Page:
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HomeWhat's OnApple iPhones Violated Chinese Firm's Patents, Beijing Bureau Rules

Apple iPhones Violated Chinese Firm's Patents, Beijing Bureau Rules

Beijing’s patent regulator has ordered Apple to stop selling its iPhone 6 and iPhone 6 Plus in the city because their design too closely resembles that of a Chinese phone.

Apple is appealing the ruling, which marks the latest challenge to the tech company in its second-largest market.

The two iPhone models violated design patents held by Chinese device maker Shenzhen Baili because of similarities in external design with the company’s 100C phone, the Beijing Intellectual Property Office wrote in a statement on its website.

Apple said in a statement it will continue to sell those iPhone models in Beijing as it appeals the decision.

Because the ruling applies only to the sales within the city of Beijing, analysts doubt the ruling will affect Apple’s bottom line.

“We do not think the case will have any negative impact on Apple’s revenue and margin in China,” Amit Daryanani and Shawn Yuan, of RBC Capital Markets, wrote in a research report.

Analyst Gene Munster of Piper Jaffray said the spat illustrates the ongoing “friction between Apple and the Chinese government.”

“Even if they do get banned, they’ll come out with new phones and they’ll be selling those phones, Munster said. “It’s a little bit of a carnival going on between Apple and China.”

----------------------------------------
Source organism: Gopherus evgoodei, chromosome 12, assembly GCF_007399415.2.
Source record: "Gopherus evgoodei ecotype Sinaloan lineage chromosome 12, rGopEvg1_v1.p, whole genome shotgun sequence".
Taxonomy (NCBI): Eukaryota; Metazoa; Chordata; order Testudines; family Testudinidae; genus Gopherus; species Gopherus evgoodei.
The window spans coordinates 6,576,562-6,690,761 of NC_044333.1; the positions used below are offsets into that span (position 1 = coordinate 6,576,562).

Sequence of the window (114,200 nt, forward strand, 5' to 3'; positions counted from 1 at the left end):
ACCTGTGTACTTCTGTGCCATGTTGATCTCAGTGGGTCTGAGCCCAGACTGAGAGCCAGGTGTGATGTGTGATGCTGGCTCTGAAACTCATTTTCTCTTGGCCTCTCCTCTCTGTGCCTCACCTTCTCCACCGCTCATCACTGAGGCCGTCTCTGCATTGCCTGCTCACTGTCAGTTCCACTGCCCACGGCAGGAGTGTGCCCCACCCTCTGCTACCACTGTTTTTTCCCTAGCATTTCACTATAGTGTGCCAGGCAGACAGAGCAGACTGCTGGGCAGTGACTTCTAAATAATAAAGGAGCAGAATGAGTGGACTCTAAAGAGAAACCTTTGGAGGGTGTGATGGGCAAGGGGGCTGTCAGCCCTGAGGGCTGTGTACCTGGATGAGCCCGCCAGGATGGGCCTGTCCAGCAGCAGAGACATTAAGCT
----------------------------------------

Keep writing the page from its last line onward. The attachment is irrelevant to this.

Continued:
Apple shares are down 1.6 points, or 1.65%, to $95.91 as of 10:29 a.m. Pacific time. Angelo Zino, equity analyst at S&P Global Market Intelligence, said the market’s reaction shows investors aren’t greatly concerned about the patent issue itself.

“Does it impact anything on the fundamentals today? No. Could it alarm investors of other issues that could potentially happen in the future?” he asked. “I think that’s why maybe you see the stock trading where it is.”

Apple had to shut down its iBooks and iTunes Movies services in China in April because of violations of foreign publishing regulations.

In May, Apple lost the right to maintain exclusivity of the “iPhone” name, as a Beijing court ruled that an accessories maker could use it on a line of luxury leather goods.

While Apple jousts with the Chinese government, Chinese consumers have delighted in the company’s products. Sales in Greater China — including mainland China, Hong Kong and Taiwan — amounted to 25% of Apple’s revenue in the second fiscal quarter.

© 2016 Los Angeles Times (CA) under contract with NewsEdge. All rights reserved.

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